CLC also worry about being sued after a drowning involving a sloppily-built boat made from third-generation, pirated copies of their design. Even if CLC can prove that the boat was built from out-dated, inaccurate plans and CLC was not involved, lawyers can still bankrupt an innocent company.
 
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geraldmorrissey

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"Checker" has nothing to do with mics or guage blocks. A design group checker examines new and revised CAD files for accuracy, compliance with company modeling standards, compliance with company drafting standards if drawings are part of the CAD package. Plus, and most importantly, does the design satisfy the reqirements for fit, function, and manufacturability. That's why there is a signature block on dwgs. It's a job usually done by the more experienced designers. Stress, weights and the shop usually have to sign off as well. It can also be boring as the dickins. I did it for years but never much cared for it. It's a dream gig for those that enjoy tedium. I've worked with great checkers that were not particularly great designers. These days everybody with a laptop is a CAD designer. I'm building a Bearhawk, nearly every new plans holder wants to mock up the plane in CAD before they build the first detail part. Plus they want to share these files with all the other builders. Just my opinion, NEVER accept CAD files from anyone except the designer. You never know what your going to get.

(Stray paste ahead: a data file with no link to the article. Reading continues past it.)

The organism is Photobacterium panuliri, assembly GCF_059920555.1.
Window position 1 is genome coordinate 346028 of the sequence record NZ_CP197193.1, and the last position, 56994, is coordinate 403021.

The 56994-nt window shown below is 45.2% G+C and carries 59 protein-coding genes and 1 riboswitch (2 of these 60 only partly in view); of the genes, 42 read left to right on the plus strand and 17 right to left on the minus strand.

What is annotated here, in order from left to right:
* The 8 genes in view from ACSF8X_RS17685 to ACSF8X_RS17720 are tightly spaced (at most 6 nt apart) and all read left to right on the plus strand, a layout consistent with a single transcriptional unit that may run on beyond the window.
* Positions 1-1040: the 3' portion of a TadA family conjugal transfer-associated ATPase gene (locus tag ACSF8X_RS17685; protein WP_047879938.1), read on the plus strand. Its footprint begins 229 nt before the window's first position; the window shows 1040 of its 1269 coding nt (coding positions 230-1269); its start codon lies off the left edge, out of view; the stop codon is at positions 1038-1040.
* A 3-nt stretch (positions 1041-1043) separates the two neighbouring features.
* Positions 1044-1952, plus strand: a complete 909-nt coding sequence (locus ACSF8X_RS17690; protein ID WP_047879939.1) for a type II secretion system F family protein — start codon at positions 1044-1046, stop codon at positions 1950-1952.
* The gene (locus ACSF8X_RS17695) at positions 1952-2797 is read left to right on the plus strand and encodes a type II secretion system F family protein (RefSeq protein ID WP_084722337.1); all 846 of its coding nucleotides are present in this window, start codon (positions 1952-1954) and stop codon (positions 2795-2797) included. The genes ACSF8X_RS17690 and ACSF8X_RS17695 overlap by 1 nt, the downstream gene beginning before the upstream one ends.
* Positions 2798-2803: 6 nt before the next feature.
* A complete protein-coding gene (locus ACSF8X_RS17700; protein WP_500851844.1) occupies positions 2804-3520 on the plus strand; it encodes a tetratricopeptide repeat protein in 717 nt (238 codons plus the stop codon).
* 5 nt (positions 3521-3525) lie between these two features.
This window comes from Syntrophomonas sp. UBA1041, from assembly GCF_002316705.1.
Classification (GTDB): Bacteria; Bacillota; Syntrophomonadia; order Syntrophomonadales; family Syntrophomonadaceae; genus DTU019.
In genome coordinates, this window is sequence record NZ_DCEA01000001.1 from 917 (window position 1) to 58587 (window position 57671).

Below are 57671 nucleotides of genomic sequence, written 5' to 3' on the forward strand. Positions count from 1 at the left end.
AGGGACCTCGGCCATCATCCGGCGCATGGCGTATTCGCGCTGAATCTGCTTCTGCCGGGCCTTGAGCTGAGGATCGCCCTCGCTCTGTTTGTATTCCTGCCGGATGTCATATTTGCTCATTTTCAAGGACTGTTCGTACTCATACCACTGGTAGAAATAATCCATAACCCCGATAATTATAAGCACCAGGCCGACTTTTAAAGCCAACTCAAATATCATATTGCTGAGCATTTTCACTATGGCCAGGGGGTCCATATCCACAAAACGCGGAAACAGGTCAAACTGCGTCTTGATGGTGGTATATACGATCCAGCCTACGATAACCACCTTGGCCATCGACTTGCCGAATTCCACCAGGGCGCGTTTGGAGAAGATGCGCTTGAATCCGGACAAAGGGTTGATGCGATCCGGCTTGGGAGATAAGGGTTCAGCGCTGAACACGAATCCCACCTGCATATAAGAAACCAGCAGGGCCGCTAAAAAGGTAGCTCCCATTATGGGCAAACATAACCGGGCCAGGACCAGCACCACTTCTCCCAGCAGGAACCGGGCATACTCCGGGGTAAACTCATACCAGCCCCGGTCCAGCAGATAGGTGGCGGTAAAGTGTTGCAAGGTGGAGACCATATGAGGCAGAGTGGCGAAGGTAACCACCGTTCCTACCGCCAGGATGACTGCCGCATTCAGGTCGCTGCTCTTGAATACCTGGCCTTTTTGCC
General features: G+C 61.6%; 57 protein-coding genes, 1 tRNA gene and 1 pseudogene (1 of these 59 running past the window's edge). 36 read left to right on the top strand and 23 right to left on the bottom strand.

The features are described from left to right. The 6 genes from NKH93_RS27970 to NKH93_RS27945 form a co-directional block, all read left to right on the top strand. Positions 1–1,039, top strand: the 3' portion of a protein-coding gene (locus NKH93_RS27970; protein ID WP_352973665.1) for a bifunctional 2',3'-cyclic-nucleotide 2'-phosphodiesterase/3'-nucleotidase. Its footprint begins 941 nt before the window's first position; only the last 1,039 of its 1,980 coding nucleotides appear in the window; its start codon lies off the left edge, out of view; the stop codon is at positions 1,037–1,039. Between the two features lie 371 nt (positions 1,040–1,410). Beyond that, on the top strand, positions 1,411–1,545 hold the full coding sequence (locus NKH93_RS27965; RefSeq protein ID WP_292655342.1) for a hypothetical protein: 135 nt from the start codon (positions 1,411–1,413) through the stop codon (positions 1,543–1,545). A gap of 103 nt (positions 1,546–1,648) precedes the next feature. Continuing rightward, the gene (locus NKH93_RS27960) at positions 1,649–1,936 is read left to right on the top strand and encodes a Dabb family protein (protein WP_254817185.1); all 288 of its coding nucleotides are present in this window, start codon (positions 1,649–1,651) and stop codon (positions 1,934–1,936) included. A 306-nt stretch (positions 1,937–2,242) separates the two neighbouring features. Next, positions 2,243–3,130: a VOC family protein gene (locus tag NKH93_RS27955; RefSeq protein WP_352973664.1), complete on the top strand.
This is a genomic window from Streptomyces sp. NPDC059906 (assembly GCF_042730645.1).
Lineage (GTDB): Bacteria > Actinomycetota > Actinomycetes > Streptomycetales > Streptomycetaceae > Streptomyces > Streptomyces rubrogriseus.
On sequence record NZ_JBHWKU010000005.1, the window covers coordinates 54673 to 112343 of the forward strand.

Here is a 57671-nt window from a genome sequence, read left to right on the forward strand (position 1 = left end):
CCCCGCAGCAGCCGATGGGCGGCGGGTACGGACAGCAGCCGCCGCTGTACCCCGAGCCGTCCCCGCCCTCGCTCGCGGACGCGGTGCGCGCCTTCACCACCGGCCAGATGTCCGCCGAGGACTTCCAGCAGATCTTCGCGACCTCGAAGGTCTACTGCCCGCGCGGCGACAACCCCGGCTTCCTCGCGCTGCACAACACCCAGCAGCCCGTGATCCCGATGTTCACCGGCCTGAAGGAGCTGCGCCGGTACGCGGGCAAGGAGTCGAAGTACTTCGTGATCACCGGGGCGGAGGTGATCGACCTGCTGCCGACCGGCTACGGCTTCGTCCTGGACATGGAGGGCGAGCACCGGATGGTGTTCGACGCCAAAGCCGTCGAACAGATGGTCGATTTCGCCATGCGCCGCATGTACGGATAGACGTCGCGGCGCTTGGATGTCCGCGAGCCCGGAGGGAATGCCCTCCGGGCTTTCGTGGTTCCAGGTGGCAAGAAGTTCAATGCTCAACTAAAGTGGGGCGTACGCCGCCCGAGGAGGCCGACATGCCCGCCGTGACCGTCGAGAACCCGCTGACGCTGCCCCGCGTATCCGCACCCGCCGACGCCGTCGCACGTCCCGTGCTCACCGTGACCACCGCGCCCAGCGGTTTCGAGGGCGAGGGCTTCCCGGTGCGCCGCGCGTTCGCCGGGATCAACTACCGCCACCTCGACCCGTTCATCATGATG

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Dan Thomas

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Sep 17, 2008
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These days everybody with a laptop is a CAD designer. I'm building a Bearhawk, nearly every new plans holder wants to mock up the plane in CAD before they build the first detail part.
We have become obsessed and completely reliant on electronic wizardry. It's not healthy. It dumbs us down. A recent article on the GPS navigation systems in cars says that drivers have lost the skills of mapreading and interpretation. The skills of determining spatial location and direction. It gets drivers into serious trouble sometimes. They blindly follow the GPS even though the road is obviously the wrong road.
Lorraine Explains: Could GPS be compromising our brains?

Paper plans require you to think. They require you to get out the protractor and engineer's scale rulers and use them. They require you to add up a series of measurements along a spar, say, and see that they add up to the overall length on the plans.

Exercise your brains. You need them when you fly, and if they get lazy you're going to be in trouble sooner or later.
 

Monty

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an amature designer usually does not have such help.....probably should though.
Does it fit together is my checker....seriously though, the sloppiness in everything open source is appalling. I cringe when I see github or grabcad. As highlighted, having the cad files is only half the battle. Just because you have drawings doesn't mean you can produce a part to spec. Asking for free professional results....is a waste of time. Maybe as a one off favor for a friend...otherwise no. The fee is also effective in keeping non-serious people from wasting my time.